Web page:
Another observed decay over S Africa

Alan Pickup (
Tue, 10 Nov 1998 23:57:32 +0000

Dr Ray Wolstencroft of the Royal Observatory Edinburgh has returned from a
recent observing trip to S Africa with reports of what I have today
identified as the re-entry of the Molniya 1T rocket, #25486 = 98- 54 B.

This decayed on October 14 when my (then) final SeeSat-L posting on this
object said...

> Moln 1T? Moln r1                                 133 x 120 km
> 1 25486U 98054B   98287.10325464  .54623595  90106-5  28513-3 0   847
> 2 25486  62.8047 253.0740 0010038 151.2770 209.2142 16.54923183  2431
> These prove that it survived a bit longer than my final SatEvo
> prediction suggested, though this comes as no surprise. The elset at
> 98287.04 shows it running 6 seconds late against the prediction at
> that time.
> I suspect that decay was most likely near the following southbound
> equator crossing at October 14 03:12 UTC near 2 deg E longitude.

Dr Wolstencroft sent his initial report to the Johnson Space Center on
October 16, but they have not been forthcoming with an ID...

> I am an astronomer currently observing at the South African Astronomical
> Observatory in the Karoo desert near the small town of Sutherland. We have
> had reports from local residents of what appears to be the burn up of
> orbital debris. This occurred at 0525 SA Standard Time (I hr ahead of UT)
> on Wednesday October 14 and comprised what was described as an orange or
> red fiery object which broke up into many separate pieces. It was
> travelling about twice the speed of the Joburg/Capetown planes which are
> often seen here at ~35Kft and much slower than meteors, and the debris was
> reported to be travelling roughly parallel to the horizon. The three
> reports appear to tally and the event was apparently quite a shock to
> those who saw it.
> Our observing had finished at all 4 telescopes and so none of the
> astronomers here saw anything as we were in bed!

Dr Wolstencroft has provided the following additional information to me

> I have checked the notes I took when I spoke to these people and can add
> the following useful info:
> (1)The lights were seen low in the sky
> (2)The individual with a clear view of the entire sky (John Wolfaard,a
>    farmer from Ceres) saw about "50 separate pieces of red luminous
>    material" which were travelling in the direction from Ceres towards
>    Worcester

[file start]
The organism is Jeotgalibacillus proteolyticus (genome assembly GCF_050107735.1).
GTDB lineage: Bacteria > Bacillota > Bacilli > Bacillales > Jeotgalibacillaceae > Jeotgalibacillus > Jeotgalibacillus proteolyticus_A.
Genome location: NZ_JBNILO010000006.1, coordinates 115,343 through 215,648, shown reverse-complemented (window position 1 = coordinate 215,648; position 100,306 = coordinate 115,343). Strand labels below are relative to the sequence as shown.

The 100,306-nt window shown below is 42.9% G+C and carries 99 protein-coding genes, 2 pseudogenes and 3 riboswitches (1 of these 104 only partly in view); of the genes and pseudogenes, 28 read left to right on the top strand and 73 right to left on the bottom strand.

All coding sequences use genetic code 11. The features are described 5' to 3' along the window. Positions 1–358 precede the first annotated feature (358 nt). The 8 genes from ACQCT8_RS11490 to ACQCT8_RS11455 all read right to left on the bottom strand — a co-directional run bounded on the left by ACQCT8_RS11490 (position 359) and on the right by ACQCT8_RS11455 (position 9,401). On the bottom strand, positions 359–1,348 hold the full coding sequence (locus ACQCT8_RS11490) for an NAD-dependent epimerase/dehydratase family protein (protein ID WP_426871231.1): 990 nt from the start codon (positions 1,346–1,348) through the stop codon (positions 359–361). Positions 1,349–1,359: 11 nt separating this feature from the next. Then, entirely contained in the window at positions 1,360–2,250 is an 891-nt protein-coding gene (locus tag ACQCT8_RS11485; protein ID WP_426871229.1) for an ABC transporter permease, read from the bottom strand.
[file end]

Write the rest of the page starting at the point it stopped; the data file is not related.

> (3)Rudi Blum and his son from Sutherland were driving towards
>    Makiesfontein passing thro a "kloof" which restricted their view to the
>    horizon,when they saw this bright orange light. They stopped their
>    vehicle and saw it break up into several pieces and from their vantage
>    point without a clear view down to the horizon they counted 7 pieces of
>    debris.The angular speed they reckoned to be 2 to 3 times faster than
>    the speed at which the Joburg/Capetown jets fly over but much slower
>    than meteors with which they are very familiar.
> (4)My recollection (but I didnt note it down) is that the "event" was 
>    said to have lasted for "a few" or "several" minutes but this may be
>    unreliable. The above observation of the angular speed seems to suggest
>    that the event was somewhat shorter, perhaps more like 90 sec or less.
> (5)On the timing, Wolfaard reported 0530 and Blum and son 0520: this
>    difference has presumably more to do with watches being a little fast
>    or slow than with the length of the event!   
> (6)There were "numerous" other witnesses in Sutherland.

I had a little difficulty with my analysis at first. Until, that is, I
realised that South Africa is two hours ahead of UTC, rather than one. The
local time was, indeed, one hour ahead of British Summer Time which was in
force at the time.

In fact, the Molniya rocket decay fits perfectly if it occurred only a few
minutes later than the October 14 03:12 UTC time I gave in my earlier
SeeSat-L posting (above).  If it had remained in orbit that bit longer, the
track would have taken it down the western edge of S Africa and over the
Western Cape. The following track is probably accurate to within 5 seconds
and 0.1 deg (table adapted from output of Mike McCants' LATLONG program):

    UTC   Latitude Longitude
  h  m  s   deg S   deg E
  3 19  0    25.8    15.0     SW corner of Namibia
  3 19 15    26.7    15.5
  3 19 30    27.6    16.0
  3 19 45    28.5    16.6
  3 20  0    29.4    17.1
  3 20 15    30.3    17.7
  3 20 30    31.1    18.3
  3 20 45    32.0    18.9
  3 21  0    32.9    19.5     Between Ceres and Sutherland
  3 21 15    33.8    20.1
  3 21 30    34.6    20.7
  3 21 45    35.5    21.4
  3 22  0    36.4    22.0
  3 22 15    37.2    22.7
  3 22 30    38.1    23.4

For comparison, Ceres is at 33.35S/19.30E and Sutherland at 32.40S/20.67E
according to my atlas. It passed between the two (closer to Ceres) at 03:21
UTC (ie 05:21 local time). As viewed from Sutherland. at a range of ~100 km,
and perhaps 40-80 km high if it was re-entering, it would have been in the
lower part of the SW sky moving from right to left.

The rocket had been launched on September 28 and did part of the job of
placing what appears to be a Russian Molniya communications satellite into
orbit. The satellite was announced as Cosmos 2361, but USSPACECOM calls it
Molniya 1-91 and its orbit is indeed what you'd expect for a Molniya - two
revolutions per day in a 69 deg inclination orbit. There is speculation that
the payload failed after launch and that that is why it was given a boring
generic Cosmos number rather than being called a Molniya.

 Alan Pickup | COSPAR 2707:   55d53m48.7s N   3d11m51.2s W   156m asl
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